Some of the ‘Blind Test’ comparison pictures.
Click to ENLARGE.
Doesn’t matter which one is better. They are pretty close.
The DAMN Sony lens is 2.2 MORE EXPENSIVE.
I can pay 2.2 less and have the same image quality!
The test is in Japanese BUT, luckily, Google does an excellent job translating.
I did NOT have to do the whole test.
By the time I looked at 4 pictures I knew that my CONTENTION re. Sony was proved — BIG TIME.
My only gripe about Sony has been the prices of their lenses — especially full-frame, FE-mount lenses. They are ridiculously expensive. Yes, I could afford them BUT I would have a hard time justifying their prices. That is the reason I want to go with Nikon.
Until now, I couldn’t because Nikon didn’t make mirrorless, and I committed myself to mirrorless over 3-years ago.
The Nikon z6 is thus the ideal camera for I. Full-frame mirrorless, 5-axis In-Body Image Stabilization and affordable lenses (though I am not that convinced that the new lenses are superlative).
So, here is the CRUX of the Blind Test.
By definition, a Blind Test, compares similar offerings.
So, the image quality Nikon vs Sony was going to be CLOSE. And it is.
But, here is the kicker. The lens on the Sony is 2.2 MORE EXPENSIVE than that of the Nikon.
2.2 MORE Expensive and you can’t tell the DIFFERENCE.
Give me a break. I will have the CHEAP Nikon PLEASE.
Click pictures to ENLARGE.
Attribution will be strictly enforced.
On Thursday, August 10, 2017 Teischan & I took the ‘midday’, 2-hour Cape Cod Central Railroad excursion.
BOTTOM LINE: It is indeed a railway excursion, in historic carriages, pulled by a very well maintained and attractive EMD GP28 diesel engine (in our case, #2009). If you have never been on a train and are itching to do so, and this is your one big opportunity, by all means go ahead and do it — but unless you are ‘rich’ don’t bother paying the premium for the Dome. Yes, get the cheapest tickets. Notice that they never refer to this as a ‘Scenic’ ride — since the scenery is pick-a-boo. 70% of the time what you will see is this ⇓ (below) and they will tell you that that will be the case once you are on the train and it is moving. Yes, overgrown, dense foliage wreathed in thick vines (a feature of the Cape Cod landscape).
The station in Hyannis, the only one of the route, is NOT much of a station and as such there is NO railway station experience. Ditto when it comes to the engine. So, do not expect to see other engines, carriages etc. as you would do, say at the ‘Conway SCENIC Railway‘. This is NOT for the true railway enthusiast — as in my case.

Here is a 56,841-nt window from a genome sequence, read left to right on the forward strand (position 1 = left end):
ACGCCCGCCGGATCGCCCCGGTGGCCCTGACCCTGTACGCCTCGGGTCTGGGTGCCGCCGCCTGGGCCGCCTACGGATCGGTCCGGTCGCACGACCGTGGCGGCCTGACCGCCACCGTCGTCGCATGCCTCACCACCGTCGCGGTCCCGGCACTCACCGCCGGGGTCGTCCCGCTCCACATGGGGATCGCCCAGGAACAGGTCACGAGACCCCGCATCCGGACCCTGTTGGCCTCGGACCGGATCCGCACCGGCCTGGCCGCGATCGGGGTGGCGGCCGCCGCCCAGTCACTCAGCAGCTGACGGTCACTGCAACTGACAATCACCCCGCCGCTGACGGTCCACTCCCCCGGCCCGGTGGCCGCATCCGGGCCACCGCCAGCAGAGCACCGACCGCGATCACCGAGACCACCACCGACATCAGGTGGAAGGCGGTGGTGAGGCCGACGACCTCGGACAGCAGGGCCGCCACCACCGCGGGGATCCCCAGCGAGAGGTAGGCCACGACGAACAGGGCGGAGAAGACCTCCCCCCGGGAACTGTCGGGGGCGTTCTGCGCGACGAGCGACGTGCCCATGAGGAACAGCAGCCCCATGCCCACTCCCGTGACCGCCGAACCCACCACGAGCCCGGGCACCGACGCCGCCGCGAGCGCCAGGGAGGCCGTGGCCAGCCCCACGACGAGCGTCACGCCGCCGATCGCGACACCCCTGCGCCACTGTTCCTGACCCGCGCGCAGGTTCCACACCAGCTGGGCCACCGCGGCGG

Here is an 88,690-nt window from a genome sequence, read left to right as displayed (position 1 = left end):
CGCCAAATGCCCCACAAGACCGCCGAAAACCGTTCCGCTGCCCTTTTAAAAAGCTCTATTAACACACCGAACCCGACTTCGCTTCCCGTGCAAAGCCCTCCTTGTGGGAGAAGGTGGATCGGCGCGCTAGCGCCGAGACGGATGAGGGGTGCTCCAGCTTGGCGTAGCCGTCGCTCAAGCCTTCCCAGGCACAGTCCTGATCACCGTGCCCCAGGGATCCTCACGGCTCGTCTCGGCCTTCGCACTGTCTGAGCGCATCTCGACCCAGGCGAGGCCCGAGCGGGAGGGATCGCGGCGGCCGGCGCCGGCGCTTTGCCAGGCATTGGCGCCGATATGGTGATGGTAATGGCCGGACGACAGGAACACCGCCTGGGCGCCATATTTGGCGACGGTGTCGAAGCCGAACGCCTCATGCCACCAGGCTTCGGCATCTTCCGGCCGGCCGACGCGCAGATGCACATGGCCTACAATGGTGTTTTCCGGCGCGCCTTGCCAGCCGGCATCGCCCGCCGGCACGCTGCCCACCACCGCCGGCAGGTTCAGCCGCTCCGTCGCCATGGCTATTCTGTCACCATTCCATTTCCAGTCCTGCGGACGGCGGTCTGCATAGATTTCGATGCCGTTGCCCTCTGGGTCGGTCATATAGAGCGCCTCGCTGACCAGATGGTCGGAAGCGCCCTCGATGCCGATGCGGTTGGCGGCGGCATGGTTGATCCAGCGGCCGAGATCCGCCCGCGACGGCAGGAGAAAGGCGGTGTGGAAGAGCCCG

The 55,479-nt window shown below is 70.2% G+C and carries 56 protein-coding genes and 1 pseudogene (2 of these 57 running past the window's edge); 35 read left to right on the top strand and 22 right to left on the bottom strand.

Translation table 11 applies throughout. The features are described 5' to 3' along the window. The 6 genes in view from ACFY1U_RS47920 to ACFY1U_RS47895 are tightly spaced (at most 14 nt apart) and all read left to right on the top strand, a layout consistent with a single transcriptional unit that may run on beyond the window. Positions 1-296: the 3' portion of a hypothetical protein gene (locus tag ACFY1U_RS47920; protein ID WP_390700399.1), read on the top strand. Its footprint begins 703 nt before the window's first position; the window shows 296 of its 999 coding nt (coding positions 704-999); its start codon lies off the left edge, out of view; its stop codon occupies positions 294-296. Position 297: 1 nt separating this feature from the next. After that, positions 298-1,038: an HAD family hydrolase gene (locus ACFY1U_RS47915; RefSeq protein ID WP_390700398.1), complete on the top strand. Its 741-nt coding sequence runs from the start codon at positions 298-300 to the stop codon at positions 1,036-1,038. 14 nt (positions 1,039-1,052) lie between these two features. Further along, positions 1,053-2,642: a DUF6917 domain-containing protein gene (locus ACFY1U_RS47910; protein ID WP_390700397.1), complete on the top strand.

The onboard staff, especially an OLD (like in his late 70s), grossly obese conductor we had, are downright HOSTILE! That was something new. It was like being in a prison. No you can’t stand, no you can’t walk, no you can’t look out of the window. It was NO, NO, NO. I did not enjoy the experience. It reminded me of the joke about the Italian, on honeymoon with his new wife ‘Virginia‘, on a sleeper train out of New York heading down to Florida — when the conductor, early on in the evening shouts out, over the speakers ‘Norfolk, Virginia‘! (Say that out loud and try to imagine what an Italian married to a ‘Virginia’ might hear if he is in bed.)
So, this is my recommendation: only do it if you must and if so keep your costs down.
1. Nice, well-maintained engine.
2. FREE (to $5) parking on the side of the station, which is great as parking in Hyannis is not easy and is expensive. You can see the parking, through the glass, to the side, behind Teischan.
3. Some decent scenery, including cranberry bogs (which I wanted to see) though interrupted views are not the norm:
4. Good view of the Bourne Bridge and the Cape Cod Canal:
1. Expensive! Overall, you have to question whether their prices are justifiable.
2. There is NO railway experience. I feel bad for the kids. A stark & bare station — badly maintained. It is like getting on a subway. The yard is 1/4-mile away and they don’t allow you to visit that! ‘Norfolk, Virginia‘!
1. Very badly maintained rolling stock, with peeling paint, cracked window in the dome and totally glazed over windows:
2. Downright HOSTILE onboard staff. ‘Norfolk, Virginia‘! It was NOT a good experience and that is a shame!
P.S., The parked engine in the yard, at top, with a single BIG light, is an EMD F7, one of my favorite U.S. locomotives.